Please report any broken links or trouble you might come across to the Webmaster. Please take a moment to let us know so that we can correct any problems and make your visit as enjoyable and as informative as possible.
|Click On Image |
For Full Size Image
By And/Or Copyright
|102k||27 May 2004: Washington DC - The U.S. Navy announced today that General Dynamics - Bath Iron Works, Bath, Maine, will be one of two defense contracting teams
awarded contract options for final system design with options for detail design and construction of up to two Flight 0 Littoral Combat Ships (LCS). The LCS is an entirely new breed of
U.S. Navy warship. A fast, agile, and networked surface combatant, LCS's modular, focused-mission design will provide Combatant Commanders the required warfighting capabilities and
operational flexibility to ensure maritime dominance and access for the joint force. LCS will operate with focused-mission packages that deploy manned and unmanned vehicles to execute
missions including, Special Operations Forces (SOF) support, high-speed transit, Maritime Interdiction Operations (MIO), Intelligence, Surveillance and Reconnaissance (ISR), and
Anti-Terrorism/Force Protection (AT/FP).
(Artist concept provided to the U.S. Navy courtesy of General Dynamics, Photo #040527-O-0000G-004, from the Navy Newstand)
|492k||undated: Mobile, Ala. - An aerial view of the Austal USA shipyard, the American branch of operations for Australian shipbuilder Austal. Founded in 1999 along the west bank of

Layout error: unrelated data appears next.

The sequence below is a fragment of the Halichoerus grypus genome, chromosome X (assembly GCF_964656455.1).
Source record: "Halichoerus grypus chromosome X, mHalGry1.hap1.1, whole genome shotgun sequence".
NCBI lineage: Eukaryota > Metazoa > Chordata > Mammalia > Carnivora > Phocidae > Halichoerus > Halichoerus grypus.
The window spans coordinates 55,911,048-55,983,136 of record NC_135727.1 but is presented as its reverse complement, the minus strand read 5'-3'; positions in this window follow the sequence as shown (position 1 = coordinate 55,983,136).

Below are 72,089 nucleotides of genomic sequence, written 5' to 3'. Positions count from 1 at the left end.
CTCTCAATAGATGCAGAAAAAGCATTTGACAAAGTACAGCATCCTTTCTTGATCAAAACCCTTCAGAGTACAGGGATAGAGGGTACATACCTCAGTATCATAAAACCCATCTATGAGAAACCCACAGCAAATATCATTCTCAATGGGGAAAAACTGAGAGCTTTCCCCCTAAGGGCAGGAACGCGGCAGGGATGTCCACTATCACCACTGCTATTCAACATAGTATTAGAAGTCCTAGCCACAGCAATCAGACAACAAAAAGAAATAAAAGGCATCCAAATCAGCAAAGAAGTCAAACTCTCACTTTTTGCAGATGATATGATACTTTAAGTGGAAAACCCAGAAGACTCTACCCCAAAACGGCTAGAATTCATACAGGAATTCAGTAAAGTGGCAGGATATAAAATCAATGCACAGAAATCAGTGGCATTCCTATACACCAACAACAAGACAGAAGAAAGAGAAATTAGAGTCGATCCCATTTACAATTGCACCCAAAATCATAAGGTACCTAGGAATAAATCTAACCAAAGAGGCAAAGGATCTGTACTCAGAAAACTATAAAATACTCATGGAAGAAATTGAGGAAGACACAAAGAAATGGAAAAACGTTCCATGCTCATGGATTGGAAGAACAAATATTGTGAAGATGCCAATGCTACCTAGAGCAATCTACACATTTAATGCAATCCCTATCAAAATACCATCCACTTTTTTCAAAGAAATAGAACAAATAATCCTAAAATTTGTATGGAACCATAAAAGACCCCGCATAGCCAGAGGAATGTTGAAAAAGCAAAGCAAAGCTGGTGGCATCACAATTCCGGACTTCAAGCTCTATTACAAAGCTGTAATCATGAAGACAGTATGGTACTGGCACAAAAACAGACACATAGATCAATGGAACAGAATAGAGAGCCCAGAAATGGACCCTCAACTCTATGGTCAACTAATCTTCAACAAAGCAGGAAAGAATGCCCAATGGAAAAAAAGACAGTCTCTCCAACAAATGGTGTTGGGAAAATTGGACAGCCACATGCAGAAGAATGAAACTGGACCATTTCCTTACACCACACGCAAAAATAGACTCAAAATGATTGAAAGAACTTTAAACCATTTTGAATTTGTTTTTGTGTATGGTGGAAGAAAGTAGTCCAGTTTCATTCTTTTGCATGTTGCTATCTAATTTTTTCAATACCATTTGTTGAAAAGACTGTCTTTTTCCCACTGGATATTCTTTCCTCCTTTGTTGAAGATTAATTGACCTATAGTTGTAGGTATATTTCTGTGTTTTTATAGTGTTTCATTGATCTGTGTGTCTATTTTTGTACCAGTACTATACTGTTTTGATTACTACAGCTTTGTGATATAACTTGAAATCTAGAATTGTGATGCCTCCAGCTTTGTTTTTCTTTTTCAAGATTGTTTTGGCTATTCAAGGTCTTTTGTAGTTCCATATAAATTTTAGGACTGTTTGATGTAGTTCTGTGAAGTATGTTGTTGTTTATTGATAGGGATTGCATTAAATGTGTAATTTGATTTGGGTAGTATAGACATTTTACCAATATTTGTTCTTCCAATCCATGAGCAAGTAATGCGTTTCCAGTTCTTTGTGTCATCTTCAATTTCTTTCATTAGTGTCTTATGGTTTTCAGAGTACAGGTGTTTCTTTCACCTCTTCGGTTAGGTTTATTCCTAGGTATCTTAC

Blakely Island on the Mobile River in Mobile, Alabama. The shipyard was initially engaged in building high-speed aluminum ferries, such as the Lake Express for service across Lake
Michigan, and the Alakai for Hawaii Superferry. Construction on the first Littoral Combat Ship of the USS Independence variant was begun in 2006. In conjunction with
the General Dynamics Corp., all of the planned Independence Class LCS's will be built here.|
(Photo courtesy of AUSTAL, USA)
19 - 20 November 2015: Mobile, Ala. - An six view series of PCU Omaha (LCS 12) being rolled out of the Austal shipyard fabricating shed on to a
barge which will take her down river where she'll be put in a drydock. On her launch day, she'll be christened and floated out of the drydock.
(© Photos courtesy of Austal USA)
|156k||19 December 2015: Mobile, Ala. - Secretary of the Navy Ray Mabus speaks to the media before the christening ceremony of the Navy's newest Independence-variant
littoral combat ship, the future USS Omaha (LCS 12).|
(U.S. Navy photo #151219-N-LV331-001 by MC2 Armando Gonzales from the Navy Newstand)
19 December 2015: Mobile, Ala. - An six view series of various items and activities from the christening of PCU Omaha (LCS 12).